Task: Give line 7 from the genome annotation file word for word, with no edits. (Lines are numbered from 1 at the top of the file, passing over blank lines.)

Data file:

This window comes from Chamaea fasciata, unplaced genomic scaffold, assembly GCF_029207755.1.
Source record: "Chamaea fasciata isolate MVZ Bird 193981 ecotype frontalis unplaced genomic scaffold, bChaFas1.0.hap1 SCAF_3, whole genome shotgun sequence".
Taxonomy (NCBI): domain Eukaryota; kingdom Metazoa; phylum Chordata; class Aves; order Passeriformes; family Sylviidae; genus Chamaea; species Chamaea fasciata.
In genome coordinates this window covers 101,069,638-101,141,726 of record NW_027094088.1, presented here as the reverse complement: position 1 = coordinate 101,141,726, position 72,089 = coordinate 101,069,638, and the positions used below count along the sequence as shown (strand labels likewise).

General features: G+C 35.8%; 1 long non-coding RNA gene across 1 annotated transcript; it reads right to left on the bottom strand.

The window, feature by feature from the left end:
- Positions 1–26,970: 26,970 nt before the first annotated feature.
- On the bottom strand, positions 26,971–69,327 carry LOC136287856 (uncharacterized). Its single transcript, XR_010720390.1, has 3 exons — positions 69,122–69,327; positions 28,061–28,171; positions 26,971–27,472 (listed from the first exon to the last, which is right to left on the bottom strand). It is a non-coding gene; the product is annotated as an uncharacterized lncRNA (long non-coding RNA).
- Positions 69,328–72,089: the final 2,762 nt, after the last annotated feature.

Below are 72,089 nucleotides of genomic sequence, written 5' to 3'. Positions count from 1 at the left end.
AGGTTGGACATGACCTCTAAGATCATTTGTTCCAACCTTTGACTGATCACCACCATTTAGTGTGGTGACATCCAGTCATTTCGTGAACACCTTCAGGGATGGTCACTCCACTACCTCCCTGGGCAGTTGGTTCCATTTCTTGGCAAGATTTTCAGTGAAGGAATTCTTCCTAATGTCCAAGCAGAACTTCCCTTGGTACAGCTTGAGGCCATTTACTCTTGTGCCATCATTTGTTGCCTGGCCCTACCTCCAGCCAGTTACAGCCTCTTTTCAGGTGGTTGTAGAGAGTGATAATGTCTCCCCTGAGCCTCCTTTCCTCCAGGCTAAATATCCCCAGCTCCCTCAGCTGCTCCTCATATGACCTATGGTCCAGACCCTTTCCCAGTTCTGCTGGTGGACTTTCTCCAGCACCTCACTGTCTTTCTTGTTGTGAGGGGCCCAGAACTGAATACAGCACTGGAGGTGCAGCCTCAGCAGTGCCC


- Positions 1–26,970: 26,970 nt before the first annotated feature.